More than 230,000 men will be diagnosed with prostate cancer this year according to the American cancer society. In most cases, surgical removal of the gland is considered the gold standard of treatment, but results of a new study suggest a new treatment might benefit some patients.More>>
  • New therapies for epilepsy

    New therapies for epilepsy

    Friday, July 25 2014 3:00 PM EDT2014-07-25 19:00:14 GMT
    pilepsy is a chronic neurological condition that affects more than 2.5 million Americans. Uncontrollable seizures plague these patients’ lives. Until now, the only treatments were drugs and major surgery, but new therapies are on the horizon.More>>
    pilepsy is a chronic neurological condition that affects more than 2.5 million Americans. Uncontrollable seizures plague these patients’ lives. Until now, the only treatments were drugs and major surgery, but new therapies are on the horizon.More>>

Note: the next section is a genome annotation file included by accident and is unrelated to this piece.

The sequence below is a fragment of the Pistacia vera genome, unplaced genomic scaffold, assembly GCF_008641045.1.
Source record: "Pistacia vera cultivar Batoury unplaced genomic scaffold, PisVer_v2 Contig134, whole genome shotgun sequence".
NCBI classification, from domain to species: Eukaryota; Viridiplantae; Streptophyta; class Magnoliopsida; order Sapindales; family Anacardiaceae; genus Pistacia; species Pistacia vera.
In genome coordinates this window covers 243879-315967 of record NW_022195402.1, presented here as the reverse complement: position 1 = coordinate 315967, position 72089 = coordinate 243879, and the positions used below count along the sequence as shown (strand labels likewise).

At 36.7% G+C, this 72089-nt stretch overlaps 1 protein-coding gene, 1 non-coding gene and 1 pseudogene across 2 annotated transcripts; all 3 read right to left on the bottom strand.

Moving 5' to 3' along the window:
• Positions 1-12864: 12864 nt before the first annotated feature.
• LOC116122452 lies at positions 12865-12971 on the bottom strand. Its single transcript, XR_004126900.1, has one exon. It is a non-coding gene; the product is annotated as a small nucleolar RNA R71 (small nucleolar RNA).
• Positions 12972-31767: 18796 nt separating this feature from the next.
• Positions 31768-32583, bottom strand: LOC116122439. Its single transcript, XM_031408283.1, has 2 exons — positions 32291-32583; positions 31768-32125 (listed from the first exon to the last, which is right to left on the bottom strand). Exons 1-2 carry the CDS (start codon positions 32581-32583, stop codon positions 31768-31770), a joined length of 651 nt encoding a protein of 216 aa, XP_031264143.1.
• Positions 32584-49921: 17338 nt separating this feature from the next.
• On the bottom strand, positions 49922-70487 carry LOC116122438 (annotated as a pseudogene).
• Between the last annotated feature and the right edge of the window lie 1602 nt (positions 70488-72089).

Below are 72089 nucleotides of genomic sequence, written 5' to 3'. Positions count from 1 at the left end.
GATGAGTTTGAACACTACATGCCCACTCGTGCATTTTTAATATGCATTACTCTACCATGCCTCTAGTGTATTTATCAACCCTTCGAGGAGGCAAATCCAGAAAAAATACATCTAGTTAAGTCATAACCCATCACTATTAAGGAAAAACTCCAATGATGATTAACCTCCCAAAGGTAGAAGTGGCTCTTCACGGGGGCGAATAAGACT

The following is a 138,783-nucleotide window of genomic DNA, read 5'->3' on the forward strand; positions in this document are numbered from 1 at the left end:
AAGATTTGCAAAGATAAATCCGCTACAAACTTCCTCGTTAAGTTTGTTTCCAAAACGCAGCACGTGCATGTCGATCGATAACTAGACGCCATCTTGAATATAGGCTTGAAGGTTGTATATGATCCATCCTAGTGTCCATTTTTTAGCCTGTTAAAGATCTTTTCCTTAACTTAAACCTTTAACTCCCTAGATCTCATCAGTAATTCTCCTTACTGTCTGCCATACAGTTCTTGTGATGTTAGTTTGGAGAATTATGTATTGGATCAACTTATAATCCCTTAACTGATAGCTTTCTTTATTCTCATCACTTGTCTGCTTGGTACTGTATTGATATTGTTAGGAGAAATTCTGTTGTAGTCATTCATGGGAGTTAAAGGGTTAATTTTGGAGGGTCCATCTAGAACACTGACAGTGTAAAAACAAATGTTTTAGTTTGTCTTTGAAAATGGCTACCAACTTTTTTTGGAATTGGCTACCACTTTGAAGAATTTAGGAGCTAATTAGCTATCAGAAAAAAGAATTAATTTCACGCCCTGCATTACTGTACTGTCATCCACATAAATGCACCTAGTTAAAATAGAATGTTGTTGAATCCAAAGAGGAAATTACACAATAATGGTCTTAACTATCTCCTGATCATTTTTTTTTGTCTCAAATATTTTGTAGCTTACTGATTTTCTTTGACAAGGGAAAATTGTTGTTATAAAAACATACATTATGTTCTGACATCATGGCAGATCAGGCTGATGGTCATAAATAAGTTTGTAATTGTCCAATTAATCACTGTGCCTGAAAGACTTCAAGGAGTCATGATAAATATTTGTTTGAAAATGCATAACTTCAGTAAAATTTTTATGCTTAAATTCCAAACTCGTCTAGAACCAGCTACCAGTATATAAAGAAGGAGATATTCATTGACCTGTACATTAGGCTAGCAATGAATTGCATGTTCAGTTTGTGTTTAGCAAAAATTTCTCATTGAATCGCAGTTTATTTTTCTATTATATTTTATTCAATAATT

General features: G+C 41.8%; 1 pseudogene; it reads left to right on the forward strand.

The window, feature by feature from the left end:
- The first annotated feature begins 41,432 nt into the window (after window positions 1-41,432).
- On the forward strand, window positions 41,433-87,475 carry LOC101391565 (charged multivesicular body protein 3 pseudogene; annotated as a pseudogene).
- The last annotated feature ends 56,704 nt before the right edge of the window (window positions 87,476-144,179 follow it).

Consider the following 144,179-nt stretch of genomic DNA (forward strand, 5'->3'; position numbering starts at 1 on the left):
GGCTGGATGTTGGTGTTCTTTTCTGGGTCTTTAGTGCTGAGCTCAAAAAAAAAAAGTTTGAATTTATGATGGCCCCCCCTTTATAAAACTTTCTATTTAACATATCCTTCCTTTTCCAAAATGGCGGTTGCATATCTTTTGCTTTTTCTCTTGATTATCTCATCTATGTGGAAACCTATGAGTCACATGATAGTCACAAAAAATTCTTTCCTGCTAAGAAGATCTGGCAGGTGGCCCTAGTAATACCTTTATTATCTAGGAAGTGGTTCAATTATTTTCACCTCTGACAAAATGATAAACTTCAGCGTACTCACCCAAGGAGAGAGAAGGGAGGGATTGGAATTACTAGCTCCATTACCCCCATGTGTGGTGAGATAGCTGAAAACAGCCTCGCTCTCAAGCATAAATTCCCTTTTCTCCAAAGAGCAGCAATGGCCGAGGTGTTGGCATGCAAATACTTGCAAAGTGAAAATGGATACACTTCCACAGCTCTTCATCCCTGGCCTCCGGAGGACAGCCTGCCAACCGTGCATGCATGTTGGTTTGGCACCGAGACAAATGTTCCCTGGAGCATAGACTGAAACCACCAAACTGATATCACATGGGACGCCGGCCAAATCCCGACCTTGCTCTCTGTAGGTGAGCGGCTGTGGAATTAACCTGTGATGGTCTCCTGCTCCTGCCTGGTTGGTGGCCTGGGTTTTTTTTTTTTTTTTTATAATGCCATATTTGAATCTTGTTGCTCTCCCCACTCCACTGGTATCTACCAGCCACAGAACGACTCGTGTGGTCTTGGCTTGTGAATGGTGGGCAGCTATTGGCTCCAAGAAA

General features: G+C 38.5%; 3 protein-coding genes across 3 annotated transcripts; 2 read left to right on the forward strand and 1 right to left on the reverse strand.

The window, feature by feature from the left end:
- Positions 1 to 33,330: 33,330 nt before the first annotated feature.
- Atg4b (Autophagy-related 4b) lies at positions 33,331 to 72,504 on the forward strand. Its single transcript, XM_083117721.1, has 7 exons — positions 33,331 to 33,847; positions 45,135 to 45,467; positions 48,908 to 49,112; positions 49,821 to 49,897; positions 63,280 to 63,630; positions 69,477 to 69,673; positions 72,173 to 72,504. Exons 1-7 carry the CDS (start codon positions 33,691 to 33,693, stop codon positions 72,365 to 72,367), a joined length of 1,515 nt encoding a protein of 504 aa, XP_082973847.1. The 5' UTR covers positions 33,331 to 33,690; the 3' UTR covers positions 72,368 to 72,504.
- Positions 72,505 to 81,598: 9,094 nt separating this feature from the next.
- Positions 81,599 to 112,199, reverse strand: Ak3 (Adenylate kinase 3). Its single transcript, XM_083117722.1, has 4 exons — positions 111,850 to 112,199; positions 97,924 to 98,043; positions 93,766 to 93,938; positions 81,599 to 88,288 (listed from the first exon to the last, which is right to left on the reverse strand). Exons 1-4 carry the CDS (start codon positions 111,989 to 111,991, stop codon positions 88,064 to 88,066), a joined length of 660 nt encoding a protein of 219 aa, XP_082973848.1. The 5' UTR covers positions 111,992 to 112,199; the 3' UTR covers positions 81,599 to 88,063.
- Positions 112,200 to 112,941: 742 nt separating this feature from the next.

• Study touts health care workers with less than bachelor's degree

    Study touts health care workers with less than bachelor's degree

    Thursday, July 24 2014 12:08 AM EDT2014-07-24 04:08:05 GMT
    Among Las Vegas workers with less than a bachelor’s degree only 3.5 percent hold jobs in the most common health care occupations, the lowest percentage among the nation’s 100 largest metropolitan areas, the Brookings Institution reported Wednesday night.More>>
    Among Las Vegas workers with less than a bachelor’s degree only 3.5 percent hold jobs in the most common health care occupations, the lowest percentage among the nation’s 100 largest metropolitan areas, the Brookings Institution reported Wednesday night.More>>
*DISCLAIMER*: The information contained in or provided through this site section is intended for general consumer understanding and education only and is not intended to be and is not a substitute for professional advice. Use of this site section and any information contained on or provided through this site section is at your own risk and any information contained on or provided through this site section is provided on an "as is" basis without any representations or warranties.
Powered by WorldNow
All content © Copyright 2000 - 2014 WorldNow and KLAS. All Rights Reserved.
For more information on this site, please read our Privacy Policy and Terms of Service.